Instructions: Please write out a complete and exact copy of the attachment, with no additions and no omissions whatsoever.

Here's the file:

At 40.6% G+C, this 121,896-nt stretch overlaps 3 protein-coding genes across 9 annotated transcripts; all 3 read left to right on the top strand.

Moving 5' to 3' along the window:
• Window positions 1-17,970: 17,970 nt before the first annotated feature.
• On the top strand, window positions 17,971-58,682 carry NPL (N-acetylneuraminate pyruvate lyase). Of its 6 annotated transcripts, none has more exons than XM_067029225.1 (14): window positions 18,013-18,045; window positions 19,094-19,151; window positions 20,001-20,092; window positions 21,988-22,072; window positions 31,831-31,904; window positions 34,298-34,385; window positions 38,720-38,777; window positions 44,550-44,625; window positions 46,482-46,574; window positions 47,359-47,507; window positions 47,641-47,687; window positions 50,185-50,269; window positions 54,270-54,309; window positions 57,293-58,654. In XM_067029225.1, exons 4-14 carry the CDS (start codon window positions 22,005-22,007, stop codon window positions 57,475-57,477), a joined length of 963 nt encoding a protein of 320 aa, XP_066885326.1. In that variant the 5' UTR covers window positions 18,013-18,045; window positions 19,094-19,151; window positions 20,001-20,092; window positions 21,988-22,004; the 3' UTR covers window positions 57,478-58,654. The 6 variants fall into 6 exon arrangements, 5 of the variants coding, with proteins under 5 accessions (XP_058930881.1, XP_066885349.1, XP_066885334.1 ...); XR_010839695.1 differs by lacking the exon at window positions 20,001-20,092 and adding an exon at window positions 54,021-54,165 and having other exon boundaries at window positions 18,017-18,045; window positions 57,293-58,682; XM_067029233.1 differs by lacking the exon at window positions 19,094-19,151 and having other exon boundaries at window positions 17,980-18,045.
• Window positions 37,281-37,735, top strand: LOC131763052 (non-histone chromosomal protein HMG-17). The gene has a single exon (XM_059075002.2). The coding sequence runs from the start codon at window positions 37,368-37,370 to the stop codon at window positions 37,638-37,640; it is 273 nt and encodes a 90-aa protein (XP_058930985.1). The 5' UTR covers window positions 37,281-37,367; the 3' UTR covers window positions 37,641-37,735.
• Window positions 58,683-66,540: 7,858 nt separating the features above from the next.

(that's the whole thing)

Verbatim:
At 40.6% G+C, this 121,896-nt stretch overlaps 3 protein-coding genes across 9 annotated transcripts; all 3 read left to right on the top strand.

Moving 5' to 3' along the window:
• Window positions 1-17,970: 17,970 nt before the first annotated feature.
• On the top strand, window positions 17,971-58,682 carry NPL (N-acetylneuraminate pyruvate lyase). Of its 6 annotated transcripts, none has more exons than XM_067029225.1 (14): window positions 18,013-18,045; window positions 19,094-19,151; window positions 20,001-20,092; window positions 21,988-22,072; window positions 31,831-31,904; window positions 34,298-34,385; window positions 38,720-38,777; window positions 44,550-44,625; window positions 46,482-46,574; window positions 47,359-47,507; window positions 47,641-47,687; window positions 50,185-50,269; window positions 54,270-54,309; window positions 57,293-58,654. In XM_067029225.1, exons 4-14 carry the CDS (start codon window positions 22,005-22,007, stop codon window positions 57,475-57,477), a joined length of 963 nt encoding a protein of 320 aa, XP_066885326.1. In that variant the 5' UTR covers window positions 18,013-18,045; window positions 19,094-19,151; window positions 20,001-20,092; window positions 21,988-22,004; the 3' UTR covers window positions 57,478-58,654. The 6 variants fall into 6 exon arrangements, 5 of the variants coding, with proteins under 5 accessions (XP_058930881.1, XP_066885349.1, XP_066885334.1 ...); XR_010839695.1 differs by lacking the exon at window positions 20,001-20,092 and adding an exon at window positions 54,021-54,165 and having other exon boundaries at window positions 18,017-18,045; window positions 57,293-58,682; XM_067029233.1 differs by lacking the exon at window positions 19,094-19,151 and having other exon boundaries at window positions 17,980-18,045.
• Window positions 37,281-37,735, top strand: LOC131763052 (non-histone chromosomal protein HMG-17). The gene has a single exon (XM_059075002.2). The coding sequence runs from the start codon at window positions 37,368-37,370 to the stop codon at window positions 37,638-37,640; it is 273 nt and encodes a 90-aa protein (XP_058930985.1). The 5' UTR covers window positions 37,281-37,367; the 3' UTR covers window positions 37,641-37,735.
• Window positions 58,683-66,540: 7,858 nt separating the features above from the next.